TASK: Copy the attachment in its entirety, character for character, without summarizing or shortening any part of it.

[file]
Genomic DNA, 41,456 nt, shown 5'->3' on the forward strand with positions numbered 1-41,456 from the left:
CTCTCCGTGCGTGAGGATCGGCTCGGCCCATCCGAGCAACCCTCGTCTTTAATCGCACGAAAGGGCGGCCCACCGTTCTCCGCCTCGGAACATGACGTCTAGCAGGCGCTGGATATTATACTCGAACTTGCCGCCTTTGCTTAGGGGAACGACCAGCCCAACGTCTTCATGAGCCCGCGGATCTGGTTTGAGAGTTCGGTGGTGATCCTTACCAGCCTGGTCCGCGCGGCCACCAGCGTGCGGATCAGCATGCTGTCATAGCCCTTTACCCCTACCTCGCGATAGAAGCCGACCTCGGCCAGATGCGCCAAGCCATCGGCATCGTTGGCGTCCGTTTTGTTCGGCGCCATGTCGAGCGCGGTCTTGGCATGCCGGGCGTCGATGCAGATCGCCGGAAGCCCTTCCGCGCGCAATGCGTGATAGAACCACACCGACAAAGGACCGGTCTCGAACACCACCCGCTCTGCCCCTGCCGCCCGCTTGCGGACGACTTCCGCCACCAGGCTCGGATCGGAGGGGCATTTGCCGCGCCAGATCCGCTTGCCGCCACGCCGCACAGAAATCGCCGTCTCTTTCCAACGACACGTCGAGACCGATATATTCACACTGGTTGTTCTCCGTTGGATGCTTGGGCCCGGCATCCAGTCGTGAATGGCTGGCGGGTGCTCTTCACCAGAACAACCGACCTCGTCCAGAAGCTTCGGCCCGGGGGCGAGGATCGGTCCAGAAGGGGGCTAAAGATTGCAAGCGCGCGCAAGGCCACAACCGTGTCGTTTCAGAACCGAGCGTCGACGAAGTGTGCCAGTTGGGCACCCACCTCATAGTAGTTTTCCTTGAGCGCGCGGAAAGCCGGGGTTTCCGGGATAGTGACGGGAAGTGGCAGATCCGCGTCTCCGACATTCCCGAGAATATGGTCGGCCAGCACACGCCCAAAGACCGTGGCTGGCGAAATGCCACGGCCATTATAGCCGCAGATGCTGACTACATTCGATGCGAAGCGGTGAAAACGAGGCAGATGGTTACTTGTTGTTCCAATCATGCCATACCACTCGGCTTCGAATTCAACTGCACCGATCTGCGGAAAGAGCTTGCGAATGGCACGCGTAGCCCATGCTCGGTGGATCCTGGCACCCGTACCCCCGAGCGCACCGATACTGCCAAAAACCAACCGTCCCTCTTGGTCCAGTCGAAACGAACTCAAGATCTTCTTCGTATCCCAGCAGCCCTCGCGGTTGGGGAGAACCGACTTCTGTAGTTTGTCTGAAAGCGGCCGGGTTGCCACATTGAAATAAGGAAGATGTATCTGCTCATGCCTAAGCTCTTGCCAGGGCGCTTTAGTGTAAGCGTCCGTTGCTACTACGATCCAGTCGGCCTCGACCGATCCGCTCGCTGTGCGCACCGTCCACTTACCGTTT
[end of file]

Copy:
Genomic DNA, 41,456 nt, shown 5'->3' on the forward strand with positions numbered 1-41,456 from the left:
CTCTCCGTGCGTGAGGATCGGCTCGGCCCATCCGAGCAACCCTCGTCTTTAATCGCACGAAAGGGCGGCCCACCGTTCTCCGCCTCGGAACATGACGTCTAGCAGGCGCTGGATATTATACTCGAACTTGCCGCCTTTGCTTAGGGGAACGACCAGCCCAACGTCTTCATGAGCCCGCGGATCTGGTTTGAGAGTTCGGTGGTGATCCTTACCAGCCTGGTCCGCGCGGCCACCAGCGTGCGGATCAGCATGCTGTCATAGCCCTTTACCCCTACCTCGCGATAGAAGCCGACCTCGGCCAGATGCGCCAAGCCATCGGCATCGTTGGCGTCCGTTTTGTTCGGCGCCATGTCGAGCGCGGTCTTGGCATGCCGGGCGTCGATGCAGATCGCCGGAAGCCCTTCCGCGCGCAATGCGTGATAGAACCACACCGACAAAGGACCGGTCTCGAACACCACCCGCTCTGCCCCTGCCGCCCGCTTGCGGACGACTTCCGCCACCAGGCTCGGATCGGAGGGGCATTTGCCGCGCCAGATCCGCTTGCCGCCACGCCGCACAGAAATCGCCGTCTCTTTCCAACGACACGTCGAGACCGATATATTCACACTGGTTGTTCTCCGTTGGATGCTTGGGCCCGGCATCCAGTCGTGAATGGCTGGCGGGTGCTCTTCACCAGAACAACCGACCTCGTCCAGAAGCTTCGGCCCGGGGGCGAGGATCGGTCCAGAAGGGGGCTAAAGATTGCAAGCGCGCGCAAGGCCACAACCGTGTCGTTTCAGAACCGAGCGTCGACGAAGTGTGCCAGTTGGGCACCCACCTCATAGTAGTTTTCCTTGAGCGCGCGGAAAGCCGGGGTTTCCGGGATAGTGACGGGAAGTGGCAGATCCGCGTCTCCGACATTCCCGAGAATATGGTCGGCCAGCACACGCCCAAAGACCGTGGCTGGCGAAATGCCACGGCCATTATAGCCGCAGATGCTGACTACATTCGATGCGAAGCGGTGAAAACGAGGCAGATGGTTACTTGTTGTTCCAATCATGCCATACCACTCGGCTTCGAATTCAACTGCACCGATCTGCGGAAAGAGCTTGCGAATGGCACGCGTAGCCCATGCTCGGTGGATCCTGGCACCCGTACCCCCGAGCGCACCGATACTGCCAAAAACCAACCGTCCCTCTTGGTCCAGTCGAAACGAACTCAAGATCTTCTTCGTATCCCAGCAGCCCTCGCGGTTGGGGAGAACCGACTTCTGTAGTTTGTCTGAAAGCGGCCGGGTTGCCACATTGAAATAAGGAAGATGTATCTGCTCATGCCTAAGCTCTTGCCAGGGCGCTTTAGTGTAAGCGTCCGTTGCTACTACGATCCAGTCGGCCTCGACCGATCCGCTCGCTGTGCGCACCGTCCACTTACCGTTT